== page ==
The phrase “to hand over to Satan” in 1 Corinthians 5:5 and 1 Tim 1:20 were considered as general expression of speaking about church discipline during the apostolic era. The primary purpose of excommunication was to help the disobedient believer to know the seriousness of life with Christ and His body. The former text denotes excommunication is to help the spirit of the believer on the day of the Lord and the latter was to help people not to blaspheme. The phrase “handover to Satan” is an expression of handing over to the world, which was Satan’s sphere, but not to completely cut away from the communion of believers. Excommunication was a time of solitude where the disobedient believer had a chance to ponder upon their life with the Lord and repent, recommit his life to Christ.
William Smith gives four-fold purpose of the act of excommunication.
- The faithful practice of the church is to correct the defiant souls.
- Holy, healthy and spiritual wellbeing of the church is dependent on corrective measures such as excommunication.
- Excommunication as a disciplinary act becomes pivotal in maintaining, conserving the honour of Christ.
- Excommunication being commanded by God makes it an unavoidable act to be practised.
Factors affecting the plausibility of Church discipline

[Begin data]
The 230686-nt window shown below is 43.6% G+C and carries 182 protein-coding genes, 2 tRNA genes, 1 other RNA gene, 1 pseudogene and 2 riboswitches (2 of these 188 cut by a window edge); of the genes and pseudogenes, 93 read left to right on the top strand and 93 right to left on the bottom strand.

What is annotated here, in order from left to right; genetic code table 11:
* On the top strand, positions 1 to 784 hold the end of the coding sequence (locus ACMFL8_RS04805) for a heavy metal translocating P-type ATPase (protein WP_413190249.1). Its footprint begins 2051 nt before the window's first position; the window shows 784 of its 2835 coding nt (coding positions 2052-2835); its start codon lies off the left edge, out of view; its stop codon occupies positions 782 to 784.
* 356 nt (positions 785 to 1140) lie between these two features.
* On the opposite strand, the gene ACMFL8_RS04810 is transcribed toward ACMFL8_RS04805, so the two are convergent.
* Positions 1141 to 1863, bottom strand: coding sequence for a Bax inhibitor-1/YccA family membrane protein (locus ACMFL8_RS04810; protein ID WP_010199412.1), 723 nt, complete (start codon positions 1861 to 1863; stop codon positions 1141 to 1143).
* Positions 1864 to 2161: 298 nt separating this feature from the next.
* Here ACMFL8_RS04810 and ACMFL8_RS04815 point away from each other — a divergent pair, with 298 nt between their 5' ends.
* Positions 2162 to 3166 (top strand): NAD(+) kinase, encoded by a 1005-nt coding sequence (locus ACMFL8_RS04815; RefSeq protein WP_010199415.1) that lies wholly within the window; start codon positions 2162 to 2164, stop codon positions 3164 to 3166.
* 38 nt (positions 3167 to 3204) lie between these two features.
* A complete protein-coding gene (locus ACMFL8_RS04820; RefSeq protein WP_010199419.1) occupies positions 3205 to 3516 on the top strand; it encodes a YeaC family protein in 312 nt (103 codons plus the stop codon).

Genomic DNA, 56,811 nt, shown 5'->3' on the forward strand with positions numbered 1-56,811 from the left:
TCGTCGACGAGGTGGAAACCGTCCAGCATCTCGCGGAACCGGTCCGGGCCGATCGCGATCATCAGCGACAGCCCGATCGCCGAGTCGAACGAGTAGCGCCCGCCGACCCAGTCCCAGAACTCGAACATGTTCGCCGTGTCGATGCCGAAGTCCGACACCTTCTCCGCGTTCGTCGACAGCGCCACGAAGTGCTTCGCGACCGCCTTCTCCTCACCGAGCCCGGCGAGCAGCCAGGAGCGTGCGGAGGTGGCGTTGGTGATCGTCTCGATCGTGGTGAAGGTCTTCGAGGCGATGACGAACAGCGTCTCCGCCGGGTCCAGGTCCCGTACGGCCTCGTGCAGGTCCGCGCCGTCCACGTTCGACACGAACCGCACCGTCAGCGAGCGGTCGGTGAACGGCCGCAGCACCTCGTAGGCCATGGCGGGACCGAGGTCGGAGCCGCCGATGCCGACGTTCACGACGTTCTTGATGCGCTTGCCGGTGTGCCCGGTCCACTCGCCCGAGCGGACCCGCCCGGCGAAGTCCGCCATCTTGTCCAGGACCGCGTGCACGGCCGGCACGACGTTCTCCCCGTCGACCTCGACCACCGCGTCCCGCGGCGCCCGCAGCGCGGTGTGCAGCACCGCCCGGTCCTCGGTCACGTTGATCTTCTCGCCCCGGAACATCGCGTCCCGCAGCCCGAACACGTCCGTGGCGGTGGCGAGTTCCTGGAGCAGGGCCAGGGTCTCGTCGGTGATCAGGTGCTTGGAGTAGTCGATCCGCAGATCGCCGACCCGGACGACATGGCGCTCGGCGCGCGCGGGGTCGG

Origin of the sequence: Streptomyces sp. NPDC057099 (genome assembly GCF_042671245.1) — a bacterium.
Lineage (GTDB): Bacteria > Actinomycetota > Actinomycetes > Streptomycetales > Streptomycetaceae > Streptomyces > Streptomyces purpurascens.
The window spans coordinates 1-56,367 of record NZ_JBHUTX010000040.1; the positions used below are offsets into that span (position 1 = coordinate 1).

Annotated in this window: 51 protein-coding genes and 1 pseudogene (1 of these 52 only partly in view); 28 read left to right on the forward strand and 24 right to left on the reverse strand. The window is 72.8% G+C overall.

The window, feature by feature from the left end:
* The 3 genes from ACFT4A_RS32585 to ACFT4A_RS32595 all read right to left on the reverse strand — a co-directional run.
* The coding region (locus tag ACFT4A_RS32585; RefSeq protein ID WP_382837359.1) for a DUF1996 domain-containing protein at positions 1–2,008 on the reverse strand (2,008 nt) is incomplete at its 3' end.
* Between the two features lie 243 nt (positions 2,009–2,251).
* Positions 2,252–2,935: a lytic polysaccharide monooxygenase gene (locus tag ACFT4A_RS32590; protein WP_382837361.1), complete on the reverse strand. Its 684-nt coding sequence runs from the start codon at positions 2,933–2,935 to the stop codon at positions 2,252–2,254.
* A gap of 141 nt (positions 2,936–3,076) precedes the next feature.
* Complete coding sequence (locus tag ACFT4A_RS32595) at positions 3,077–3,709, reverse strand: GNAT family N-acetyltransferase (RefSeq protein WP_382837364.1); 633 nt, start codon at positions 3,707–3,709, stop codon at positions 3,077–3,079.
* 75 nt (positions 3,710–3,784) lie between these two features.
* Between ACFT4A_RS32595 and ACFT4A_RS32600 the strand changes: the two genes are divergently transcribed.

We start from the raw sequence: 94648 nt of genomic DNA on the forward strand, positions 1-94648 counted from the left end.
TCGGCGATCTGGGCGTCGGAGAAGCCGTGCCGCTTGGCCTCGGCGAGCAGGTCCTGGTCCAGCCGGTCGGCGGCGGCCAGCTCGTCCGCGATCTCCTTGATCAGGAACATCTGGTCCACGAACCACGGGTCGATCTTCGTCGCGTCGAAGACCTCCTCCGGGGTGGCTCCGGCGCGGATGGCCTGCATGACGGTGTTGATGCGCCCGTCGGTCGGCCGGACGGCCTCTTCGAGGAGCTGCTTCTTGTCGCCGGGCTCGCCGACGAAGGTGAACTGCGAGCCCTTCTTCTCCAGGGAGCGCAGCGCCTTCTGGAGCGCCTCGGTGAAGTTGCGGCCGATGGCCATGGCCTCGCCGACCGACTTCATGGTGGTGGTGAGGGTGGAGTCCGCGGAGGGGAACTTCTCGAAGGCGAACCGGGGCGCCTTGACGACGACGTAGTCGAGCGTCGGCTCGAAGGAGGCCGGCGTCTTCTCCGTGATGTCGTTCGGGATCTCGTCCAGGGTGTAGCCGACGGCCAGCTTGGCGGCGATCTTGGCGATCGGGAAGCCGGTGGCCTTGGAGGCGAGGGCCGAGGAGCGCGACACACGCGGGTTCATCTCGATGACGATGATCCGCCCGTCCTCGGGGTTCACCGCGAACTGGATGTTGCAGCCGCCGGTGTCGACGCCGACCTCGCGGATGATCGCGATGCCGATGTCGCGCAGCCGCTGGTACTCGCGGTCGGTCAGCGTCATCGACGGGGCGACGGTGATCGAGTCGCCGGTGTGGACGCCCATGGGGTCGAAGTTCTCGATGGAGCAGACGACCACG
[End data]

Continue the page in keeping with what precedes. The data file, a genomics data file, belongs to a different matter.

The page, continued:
Is the act of excommunication or any other church discipline possible in today’s church? Let us examine a few reasons why it is difficult:
Unaccountability: Today’s generation is not ready to be accountable to one another. Being not able to submit to a spiritual authority is also the result of not wanting to be accountable. As a result, helping a believer in disciplining their lives through disciplinary measures is not easy.
Multi-denominationalism: Early church did not have the problem of denominationalism and multiple churches which allowed the church leadership to monitor the life of the believers and take measures to help them to stand firm in the Lord. As of now due to multiple churches and denominations in a given place, believers have freedom to change from one church to the other when they are questioned.
Commercialization of ministry
When church and the ministry are commercialized, scripture is no more considered foundational and pastoral care fundamental to its life. Scripture is replaced by motivational sermons and pastoral care by passive and non-corrective attitude towards sin.
Apart from the above, there are many other factors such as virtual churches and postmodern mindset among others that affect the plausibility of church discipline. However, there are many churches that continue to hold the seriousness of the scriptural and spiritual life of their community. It’s a sign of growth in a church where excommunication as a disciplinary act is reduced progressively. Let us, the Church, bride of Christ, pray that all of us would abide in him to avoid the unpleasant act of excommunication amongst us. On the other hand, let us be cautious of not counting the grace of God void in disciplining the unrepentant believer in helping him/her from backsliding and also keeping the serenity of the church at large. As we have understood that the purpose of the act of excommunication is re-communion.